Looking to alienate themselves from the stigma of being a detriment to the content industry, The Pirate Bay has just launched an entirely new website dedicated to promoting the work of independent musicians, filmmakers and other content creators. Called “The Promo Bay”, this website was built in response to the more than 10,000 artists who signed up for its initial conceptual roll out back in early 2012, but has now expanded to both promote and provide artists with details on where their content is being downloaded most in the world.
Muisc ID app Shazam has releases it's annual report of the most tagged songs of 2012. Leading this year is Gotye’s “Somebody I Used to Know” (15 million tags) and “We Are Young” by .fun (8 million tags). Rihanna and Gotye topped the list for most-tagged artists. Shazam results mirror the Spotify top tracks and artists for 2012 released earlier this week.
Guest post by Kyle Bylin of sidewinder.fm, a music and tech think tank.
Billboard has doubled down on a particularly dangerous idea. In the trade publication’s annual FutureSound white paper, it proclaims that music discovery is “The Key To Digital Fortune.” This is, at best, egregious hyperbole, and, at worst, complete mystification. Senior correspondent Alex Pham, who wrote this section of the paper, concedes that enabling listeners to discover music is “much harder than it seems, as evidenced by the numerous efforts” and that such “efforts” have been largely fraught with “trial and error” for more than a decade. But Pham fails to question the promise of music discovery and why it’s likely to never be fulfilled, let alone, address why music discovery is being championed as “The Key To Digital Fortune” in the first place. It’s clear that little thought went into this headline and that it has almost nothing to do with the reportage that follows, which is fine. But if the ostensible magazine of record wants to go out on a limb, it should notice that limb has already broken.
Tunezy is an ecommerce platform for musicians featuring music merch, "experiences" and web concerts. Musicians can sell from their own pages with widgets for social network sites. It's a smart combination of product offerings and a smart move away from what was initially described as a "social record label."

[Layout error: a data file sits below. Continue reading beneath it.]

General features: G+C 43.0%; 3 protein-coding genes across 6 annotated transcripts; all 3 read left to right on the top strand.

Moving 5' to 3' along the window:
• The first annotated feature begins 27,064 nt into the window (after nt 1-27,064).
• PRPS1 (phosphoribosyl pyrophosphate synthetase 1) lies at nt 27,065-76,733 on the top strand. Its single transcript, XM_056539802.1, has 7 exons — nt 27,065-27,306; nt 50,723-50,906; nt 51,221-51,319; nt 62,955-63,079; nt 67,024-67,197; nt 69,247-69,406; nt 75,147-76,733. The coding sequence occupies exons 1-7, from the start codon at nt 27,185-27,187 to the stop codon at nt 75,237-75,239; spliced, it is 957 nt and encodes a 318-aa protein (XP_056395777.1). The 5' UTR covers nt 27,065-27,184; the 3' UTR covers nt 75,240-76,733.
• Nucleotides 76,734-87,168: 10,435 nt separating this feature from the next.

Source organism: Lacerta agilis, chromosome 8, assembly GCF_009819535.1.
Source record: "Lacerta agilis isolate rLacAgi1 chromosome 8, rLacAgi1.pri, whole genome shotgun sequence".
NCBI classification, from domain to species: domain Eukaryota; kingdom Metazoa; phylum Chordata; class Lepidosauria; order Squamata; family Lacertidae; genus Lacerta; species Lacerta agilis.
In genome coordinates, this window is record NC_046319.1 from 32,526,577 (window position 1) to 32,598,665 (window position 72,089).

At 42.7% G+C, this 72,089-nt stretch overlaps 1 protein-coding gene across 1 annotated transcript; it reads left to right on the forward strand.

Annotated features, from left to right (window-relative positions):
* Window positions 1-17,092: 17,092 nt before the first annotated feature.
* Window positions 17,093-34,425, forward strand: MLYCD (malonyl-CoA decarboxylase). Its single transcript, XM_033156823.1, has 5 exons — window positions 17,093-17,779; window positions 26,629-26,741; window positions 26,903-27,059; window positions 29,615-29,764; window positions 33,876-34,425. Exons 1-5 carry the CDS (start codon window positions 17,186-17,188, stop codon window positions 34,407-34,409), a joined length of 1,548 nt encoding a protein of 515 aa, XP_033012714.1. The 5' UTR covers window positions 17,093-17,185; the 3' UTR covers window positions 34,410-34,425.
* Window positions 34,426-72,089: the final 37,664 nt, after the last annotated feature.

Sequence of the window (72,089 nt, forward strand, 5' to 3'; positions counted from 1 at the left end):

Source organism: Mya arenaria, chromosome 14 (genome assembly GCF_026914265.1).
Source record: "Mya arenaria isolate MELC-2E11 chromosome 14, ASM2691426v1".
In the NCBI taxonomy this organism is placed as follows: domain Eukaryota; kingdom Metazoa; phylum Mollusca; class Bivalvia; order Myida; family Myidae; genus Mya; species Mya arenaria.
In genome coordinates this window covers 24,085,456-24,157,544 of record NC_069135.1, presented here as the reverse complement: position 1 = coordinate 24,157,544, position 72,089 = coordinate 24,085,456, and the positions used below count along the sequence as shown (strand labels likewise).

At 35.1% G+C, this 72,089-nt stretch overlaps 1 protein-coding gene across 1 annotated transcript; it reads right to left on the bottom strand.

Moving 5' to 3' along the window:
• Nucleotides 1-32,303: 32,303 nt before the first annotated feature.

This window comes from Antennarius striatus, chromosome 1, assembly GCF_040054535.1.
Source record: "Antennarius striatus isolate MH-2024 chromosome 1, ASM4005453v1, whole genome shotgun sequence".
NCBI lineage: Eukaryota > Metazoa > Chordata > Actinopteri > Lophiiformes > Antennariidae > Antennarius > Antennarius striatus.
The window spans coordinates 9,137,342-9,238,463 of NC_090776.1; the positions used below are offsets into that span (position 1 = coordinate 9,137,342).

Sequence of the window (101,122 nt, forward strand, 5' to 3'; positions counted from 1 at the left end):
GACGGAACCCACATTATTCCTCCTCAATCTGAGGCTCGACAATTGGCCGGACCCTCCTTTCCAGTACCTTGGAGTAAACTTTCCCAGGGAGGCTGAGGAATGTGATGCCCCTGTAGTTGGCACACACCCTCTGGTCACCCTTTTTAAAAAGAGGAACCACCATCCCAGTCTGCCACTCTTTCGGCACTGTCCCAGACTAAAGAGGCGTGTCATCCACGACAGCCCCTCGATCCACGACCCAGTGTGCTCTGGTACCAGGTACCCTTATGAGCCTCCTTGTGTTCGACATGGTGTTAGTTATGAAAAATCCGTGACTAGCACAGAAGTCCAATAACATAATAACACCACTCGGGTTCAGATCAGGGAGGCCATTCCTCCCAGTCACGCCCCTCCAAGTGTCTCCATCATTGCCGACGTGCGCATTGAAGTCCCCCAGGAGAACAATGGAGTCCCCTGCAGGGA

Making a living in music has always been a challenge, but with digital music being so readily available it's important for you as a musician, artist, or band to branch out with your music. It's not enough to just press up some CD's and throw some tracks on your website and expect to make a decent living. Working as a musician means just that, working!
Have you ever really stopped to think about that? Given all the possibilities for a given song to exist, with all the notes, chords and arrangements at our disposal, will we ever reach a point where we have one day heard it all? More so, it may surprise you to learn that the amount of possibilities for a song, while extraordinarily gigantic, is actually a finite number – meaning that we can one (distant) day reach the point of hearing nothing new. We as humans can only distinguish a certain number of tones, and since it only takes just a few notes for two songs to sound similar, will we one day run out of new music?
By Eliot Van Buskirk of Evolver.fm.
Seth Keller of SKM Management, an artist management firm in Manhattan Beach, California, writes, “Hi Eliot: Would you be open to doing a follow up piece to this post [about the most-downloaded legal music on Bit Torrent]?
Innovator, talent agent and promoter Frank Barsalona, who booked the first U.S. tours of British invaders such as The Beatles and The Rolling Stones; and who helped to shape the concert industry, died at his Manhattan apartment on Nov. 22nd. He was 74 at the time of his passing.
Updated Throughout The Day
Apple began pushing iTunes 11 out to users today, almost two months after the company's original release date. We'll have a hands on review of this major upgrade soon. Until then are are some of the new features: